You can install a whole-house ventilating fan in your attic to circulate air in your home on milder days when air conditioning isn’t required.
Set your thermostat at 78°, which is a reasonably comfortable and energy efficient indoor temperature.
Don’t set your thermostat at a cooler setting than normal when turning on your air conditioner. It will not cool your home any faster, and it will cool it to a lower temperature than you need and use substantially more energy.
Your thermostat shouldn’t be near lamps or television sets, as the heat from these appliances will cause your system to run longer than required.
Consider using a ceiling fan when your air conditioner is running. The air it circulates will accelerate your body’s natural evaporation rate, making you feel cooler.
You should clean or replace the filter(s) in your forced-air heating system each month. While foam filters can be rinsed with water (be sure they’re dry before replacing them), fiberglass filters should be replaced with new ones.
Keep the sun out during the day. Keep your draperies, blinds and shades drawn during the day on the sunny side of your home.
Try to cook and use other heat-generating appliances earlier in the morning and later in the evening whenever possible.

Sealing your homes air leaks:

It’s recommended to have a Home Performance with ENERGY STAR Health, Safety and Energy Audit performed, by a certified contractor, to identify where energy is escaping from your home. As an example, don’t waste energy by heating or cooling your attic because of air seeping around your attic door or attic access.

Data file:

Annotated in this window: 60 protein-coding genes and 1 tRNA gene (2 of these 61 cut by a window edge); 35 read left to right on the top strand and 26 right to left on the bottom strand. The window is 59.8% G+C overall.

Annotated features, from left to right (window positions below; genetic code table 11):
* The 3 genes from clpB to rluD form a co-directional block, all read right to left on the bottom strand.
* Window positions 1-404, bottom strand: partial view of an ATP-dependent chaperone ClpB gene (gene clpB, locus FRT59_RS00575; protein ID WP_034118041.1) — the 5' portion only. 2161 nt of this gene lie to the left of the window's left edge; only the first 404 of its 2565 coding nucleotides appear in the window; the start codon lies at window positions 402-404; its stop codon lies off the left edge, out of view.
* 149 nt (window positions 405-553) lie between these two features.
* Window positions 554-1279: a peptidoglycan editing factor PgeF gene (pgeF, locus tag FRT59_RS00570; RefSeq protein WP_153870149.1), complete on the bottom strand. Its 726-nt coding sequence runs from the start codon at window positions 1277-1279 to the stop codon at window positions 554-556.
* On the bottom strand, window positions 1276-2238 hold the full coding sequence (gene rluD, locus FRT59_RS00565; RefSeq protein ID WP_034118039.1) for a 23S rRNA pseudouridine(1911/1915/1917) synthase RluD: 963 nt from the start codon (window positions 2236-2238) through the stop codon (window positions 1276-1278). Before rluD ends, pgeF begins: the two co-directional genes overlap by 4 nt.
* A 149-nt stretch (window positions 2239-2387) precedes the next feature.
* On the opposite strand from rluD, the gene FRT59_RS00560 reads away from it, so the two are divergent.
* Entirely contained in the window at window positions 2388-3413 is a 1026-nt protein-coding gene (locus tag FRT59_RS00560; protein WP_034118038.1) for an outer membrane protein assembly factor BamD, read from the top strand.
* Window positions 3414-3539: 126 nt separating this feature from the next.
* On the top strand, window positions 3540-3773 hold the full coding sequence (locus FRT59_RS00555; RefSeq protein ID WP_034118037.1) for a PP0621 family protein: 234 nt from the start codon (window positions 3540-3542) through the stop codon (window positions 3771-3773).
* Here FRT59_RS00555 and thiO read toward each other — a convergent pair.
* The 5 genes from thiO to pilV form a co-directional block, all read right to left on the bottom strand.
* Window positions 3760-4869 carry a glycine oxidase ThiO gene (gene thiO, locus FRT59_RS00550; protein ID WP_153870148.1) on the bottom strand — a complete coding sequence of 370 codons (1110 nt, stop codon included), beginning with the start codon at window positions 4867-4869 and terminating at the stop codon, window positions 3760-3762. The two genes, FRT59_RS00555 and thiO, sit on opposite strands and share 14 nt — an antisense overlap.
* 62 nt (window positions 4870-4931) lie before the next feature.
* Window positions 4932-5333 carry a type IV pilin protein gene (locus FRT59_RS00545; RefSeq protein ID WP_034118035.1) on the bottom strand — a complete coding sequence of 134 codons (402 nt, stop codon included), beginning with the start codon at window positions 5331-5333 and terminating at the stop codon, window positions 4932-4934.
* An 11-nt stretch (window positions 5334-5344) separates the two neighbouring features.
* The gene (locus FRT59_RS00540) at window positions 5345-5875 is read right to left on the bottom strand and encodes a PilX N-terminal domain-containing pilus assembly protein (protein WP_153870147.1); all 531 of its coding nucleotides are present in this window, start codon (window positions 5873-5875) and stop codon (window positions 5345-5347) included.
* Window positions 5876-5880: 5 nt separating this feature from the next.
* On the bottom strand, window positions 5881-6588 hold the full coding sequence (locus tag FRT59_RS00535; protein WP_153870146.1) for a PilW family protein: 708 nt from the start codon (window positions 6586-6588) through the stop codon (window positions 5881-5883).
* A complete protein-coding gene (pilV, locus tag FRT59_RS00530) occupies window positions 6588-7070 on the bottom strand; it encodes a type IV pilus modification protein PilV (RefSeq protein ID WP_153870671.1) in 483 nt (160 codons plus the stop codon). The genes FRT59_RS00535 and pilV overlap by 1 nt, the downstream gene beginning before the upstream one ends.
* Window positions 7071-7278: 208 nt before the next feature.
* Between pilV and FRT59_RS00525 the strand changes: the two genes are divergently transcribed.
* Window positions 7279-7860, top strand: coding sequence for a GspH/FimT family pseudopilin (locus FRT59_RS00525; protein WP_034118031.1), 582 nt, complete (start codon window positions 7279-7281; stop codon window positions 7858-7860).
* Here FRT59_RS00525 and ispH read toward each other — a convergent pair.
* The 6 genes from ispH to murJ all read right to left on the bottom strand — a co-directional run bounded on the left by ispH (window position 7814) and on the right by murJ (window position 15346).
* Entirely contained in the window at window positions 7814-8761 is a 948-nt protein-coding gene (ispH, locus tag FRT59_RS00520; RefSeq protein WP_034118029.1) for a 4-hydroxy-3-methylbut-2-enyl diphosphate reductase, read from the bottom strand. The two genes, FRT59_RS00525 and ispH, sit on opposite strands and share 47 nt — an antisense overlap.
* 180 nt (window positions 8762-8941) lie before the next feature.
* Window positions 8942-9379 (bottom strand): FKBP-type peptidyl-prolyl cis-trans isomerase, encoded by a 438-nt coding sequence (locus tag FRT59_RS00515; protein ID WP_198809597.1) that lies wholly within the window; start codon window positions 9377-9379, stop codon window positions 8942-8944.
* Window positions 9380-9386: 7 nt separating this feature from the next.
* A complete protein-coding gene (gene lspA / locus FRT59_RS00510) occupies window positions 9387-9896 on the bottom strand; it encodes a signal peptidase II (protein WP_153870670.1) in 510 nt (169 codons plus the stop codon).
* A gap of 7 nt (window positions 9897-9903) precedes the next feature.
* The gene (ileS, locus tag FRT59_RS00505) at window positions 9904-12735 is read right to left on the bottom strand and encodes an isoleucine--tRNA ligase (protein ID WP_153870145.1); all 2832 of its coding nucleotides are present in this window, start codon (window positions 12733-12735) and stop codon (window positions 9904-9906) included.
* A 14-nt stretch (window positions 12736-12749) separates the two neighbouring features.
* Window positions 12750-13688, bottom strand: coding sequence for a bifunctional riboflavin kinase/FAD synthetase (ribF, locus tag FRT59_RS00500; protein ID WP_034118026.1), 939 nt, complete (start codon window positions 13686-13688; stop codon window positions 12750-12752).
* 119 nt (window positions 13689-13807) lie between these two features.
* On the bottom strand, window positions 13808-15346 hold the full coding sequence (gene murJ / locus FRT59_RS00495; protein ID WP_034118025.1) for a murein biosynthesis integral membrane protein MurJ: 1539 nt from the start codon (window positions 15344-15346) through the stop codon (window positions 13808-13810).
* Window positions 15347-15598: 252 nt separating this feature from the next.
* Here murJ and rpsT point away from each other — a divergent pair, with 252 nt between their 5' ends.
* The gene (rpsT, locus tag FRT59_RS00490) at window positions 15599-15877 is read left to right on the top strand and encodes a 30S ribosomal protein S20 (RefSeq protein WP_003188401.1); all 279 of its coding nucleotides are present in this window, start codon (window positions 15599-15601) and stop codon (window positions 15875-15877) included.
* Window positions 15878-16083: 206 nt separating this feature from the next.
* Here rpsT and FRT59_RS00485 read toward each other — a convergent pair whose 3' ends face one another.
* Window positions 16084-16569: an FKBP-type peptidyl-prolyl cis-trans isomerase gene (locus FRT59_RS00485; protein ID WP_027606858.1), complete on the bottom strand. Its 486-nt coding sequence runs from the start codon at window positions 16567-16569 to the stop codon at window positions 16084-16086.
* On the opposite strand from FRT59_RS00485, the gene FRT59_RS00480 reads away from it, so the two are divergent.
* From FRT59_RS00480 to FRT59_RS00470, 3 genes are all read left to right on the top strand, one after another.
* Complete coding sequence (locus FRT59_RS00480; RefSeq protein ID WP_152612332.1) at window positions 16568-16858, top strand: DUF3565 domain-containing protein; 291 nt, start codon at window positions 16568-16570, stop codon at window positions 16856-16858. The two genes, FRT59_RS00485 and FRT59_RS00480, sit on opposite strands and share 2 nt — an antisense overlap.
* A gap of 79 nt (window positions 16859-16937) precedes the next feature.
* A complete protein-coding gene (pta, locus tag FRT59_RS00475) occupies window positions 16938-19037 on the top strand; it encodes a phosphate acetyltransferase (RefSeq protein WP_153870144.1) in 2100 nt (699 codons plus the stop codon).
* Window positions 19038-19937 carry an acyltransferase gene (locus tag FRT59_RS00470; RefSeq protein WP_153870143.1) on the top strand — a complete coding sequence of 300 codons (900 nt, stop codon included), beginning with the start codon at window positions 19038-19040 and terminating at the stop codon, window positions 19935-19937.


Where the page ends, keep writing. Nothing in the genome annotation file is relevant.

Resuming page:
Insulate your attic floor to a minimum of R-38. The R-values indicates the resistance of an insulation material to heat flow. The higher the number the more effective the insulating capability.
Don’t insulate over eave vents or on top of recessed lighting fixtures or other heat producing equipment on the attic floor. Also, keep insulation at least 3 inches away from the sides of these types of fixtures.
Insulate your heating and cooling ducts in unheated or uncooled areas.
To save up to 5% of your heating/cooling cost, test your windows and doors for air tightness. Add weather stripping and caulk where necessary.

Hot water heater:

When replacing your water heater, purchase a high-efficiency unit. Most homeowners have a .54 efficiency water heater, so purchase a unit with a high Energy Factor (EF) rating. The higher the rating the more efficient. The best ratings are those of .91 and above.
Make sure your water heater temperature is set to 120 degrees F. or less, or on the “warm” setting.
Insulate the outside of your water heater with an insulation blanket to reduce heat loss. Make sure the blanket is correctly and safely installed.


Make sure washers and clothes dryers are full but don’t overload them.
Wash clothes in warm or cold water and rinse in cold.